Avoiding Santa Clara v. Martinez: The Litigation in Federal Court of Civil Actions Under the Indian Civil Rights Act
Arizona State University (ASU) - Sandra Day O'Connor College of Law
University of Arkansas
Hamline Law Review, Vol. 8, p. 497, 1985
While Santa Clara Pueblo v. Martinez precisely holds that the Indian Civil Rights Act (ICRA) does not create, either expressly or by implication, a federal civil cause of action upon which a suit in federal court might be based for violation of its guarantees and it might appear that the issue is closed and civil actions under the ICRA would be brought in tribal court for final determination, but the combination of eager plaintiffs, clever attorneys and receptive judges has kept the ICRA alive in federal court. This article discusses those cases in which Martinez has been avoided and a federal court sets itself to the task of inspecting and potentially restricting tribal activity. It addresses the jurisdictional question involved in those cases, while glancing at the merits. It also discusses each of the Martinez-avoidance devices which have been attempted, both successfully and unsuccessfully, and their interplay. Additionally, it looks at the theoretical basis and practical impact of each device and concludes that these devices are not within the spirit, if even the letter, of Martinez.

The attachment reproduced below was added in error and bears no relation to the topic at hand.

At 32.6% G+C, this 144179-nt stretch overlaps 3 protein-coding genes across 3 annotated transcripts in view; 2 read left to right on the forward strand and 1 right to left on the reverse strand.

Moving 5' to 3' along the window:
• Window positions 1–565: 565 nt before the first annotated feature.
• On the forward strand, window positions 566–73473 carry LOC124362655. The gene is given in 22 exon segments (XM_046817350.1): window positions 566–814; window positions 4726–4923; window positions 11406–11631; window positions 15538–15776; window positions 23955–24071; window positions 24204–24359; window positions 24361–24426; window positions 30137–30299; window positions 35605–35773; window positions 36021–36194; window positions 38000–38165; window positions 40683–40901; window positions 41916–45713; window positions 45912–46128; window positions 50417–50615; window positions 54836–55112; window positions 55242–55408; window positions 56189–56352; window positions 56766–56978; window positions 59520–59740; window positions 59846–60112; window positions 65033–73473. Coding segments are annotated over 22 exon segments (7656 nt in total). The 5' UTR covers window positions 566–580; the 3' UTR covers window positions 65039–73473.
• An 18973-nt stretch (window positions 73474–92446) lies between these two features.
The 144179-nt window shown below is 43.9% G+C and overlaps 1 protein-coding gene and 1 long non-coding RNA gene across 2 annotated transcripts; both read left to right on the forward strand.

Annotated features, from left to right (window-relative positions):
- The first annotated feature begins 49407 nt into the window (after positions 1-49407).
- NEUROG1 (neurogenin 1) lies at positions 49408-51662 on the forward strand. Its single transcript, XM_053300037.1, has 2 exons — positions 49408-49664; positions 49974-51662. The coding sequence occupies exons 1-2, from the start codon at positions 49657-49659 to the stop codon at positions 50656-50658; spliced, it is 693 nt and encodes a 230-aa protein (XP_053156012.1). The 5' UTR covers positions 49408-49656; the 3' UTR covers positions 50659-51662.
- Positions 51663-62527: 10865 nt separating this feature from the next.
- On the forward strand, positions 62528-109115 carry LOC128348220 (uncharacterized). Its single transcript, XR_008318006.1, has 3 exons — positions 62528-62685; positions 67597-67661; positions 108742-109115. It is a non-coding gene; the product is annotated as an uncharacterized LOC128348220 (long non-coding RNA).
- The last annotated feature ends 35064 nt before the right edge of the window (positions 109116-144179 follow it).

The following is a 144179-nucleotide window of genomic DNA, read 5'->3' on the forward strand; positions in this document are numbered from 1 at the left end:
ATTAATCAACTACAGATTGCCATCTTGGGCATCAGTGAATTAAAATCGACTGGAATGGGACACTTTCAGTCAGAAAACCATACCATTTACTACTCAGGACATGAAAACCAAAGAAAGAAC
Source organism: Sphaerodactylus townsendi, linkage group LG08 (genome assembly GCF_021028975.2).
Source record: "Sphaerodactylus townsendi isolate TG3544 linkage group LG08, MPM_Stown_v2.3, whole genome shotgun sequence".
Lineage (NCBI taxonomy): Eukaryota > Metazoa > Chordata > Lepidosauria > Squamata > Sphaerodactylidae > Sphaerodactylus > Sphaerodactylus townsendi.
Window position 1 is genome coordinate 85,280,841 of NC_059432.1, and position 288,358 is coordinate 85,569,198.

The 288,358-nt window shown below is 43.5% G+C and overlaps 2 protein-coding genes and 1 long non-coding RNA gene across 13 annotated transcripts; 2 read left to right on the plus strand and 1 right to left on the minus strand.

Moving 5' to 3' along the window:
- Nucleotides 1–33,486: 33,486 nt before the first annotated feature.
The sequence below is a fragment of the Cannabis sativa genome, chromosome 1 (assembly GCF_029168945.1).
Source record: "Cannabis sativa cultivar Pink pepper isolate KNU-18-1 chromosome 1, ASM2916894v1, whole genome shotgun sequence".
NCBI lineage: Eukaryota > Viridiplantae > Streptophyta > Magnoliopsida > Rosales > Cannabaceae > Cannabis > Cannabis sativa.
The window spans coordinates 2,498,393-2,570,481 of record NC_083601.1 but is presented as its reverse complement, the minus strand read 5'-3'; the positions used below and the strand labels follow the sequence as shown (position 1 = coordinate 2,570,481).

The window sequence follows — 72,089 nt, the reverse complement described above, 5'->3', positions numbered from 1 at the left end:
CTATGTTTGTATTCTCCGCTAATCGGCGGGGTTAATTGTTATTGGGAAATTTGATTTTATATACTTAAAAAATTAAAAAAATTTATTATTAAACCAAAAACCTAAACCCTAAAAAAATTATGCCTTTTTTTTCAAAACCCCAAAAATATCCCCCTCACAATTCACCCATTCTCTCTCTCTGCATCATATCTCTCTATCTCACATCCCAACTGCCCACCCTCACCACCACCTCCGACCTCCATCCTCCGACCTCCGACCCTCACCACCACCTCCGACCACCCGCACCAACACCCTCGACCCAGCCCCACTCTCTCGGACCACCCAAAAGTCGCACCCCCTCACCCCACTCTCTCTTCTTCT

Number of Pages in PDF File: 46
Keywords: Santa Clara Pueblo v. Martinez, Tribal Court Jurisdiction, Indian Law
Date posted: July 23, 2009
© 2015 Social Science Electronic Publishing, Inc. All Rights Reserved.
This page was processed by apollo2 in 0.359 seconds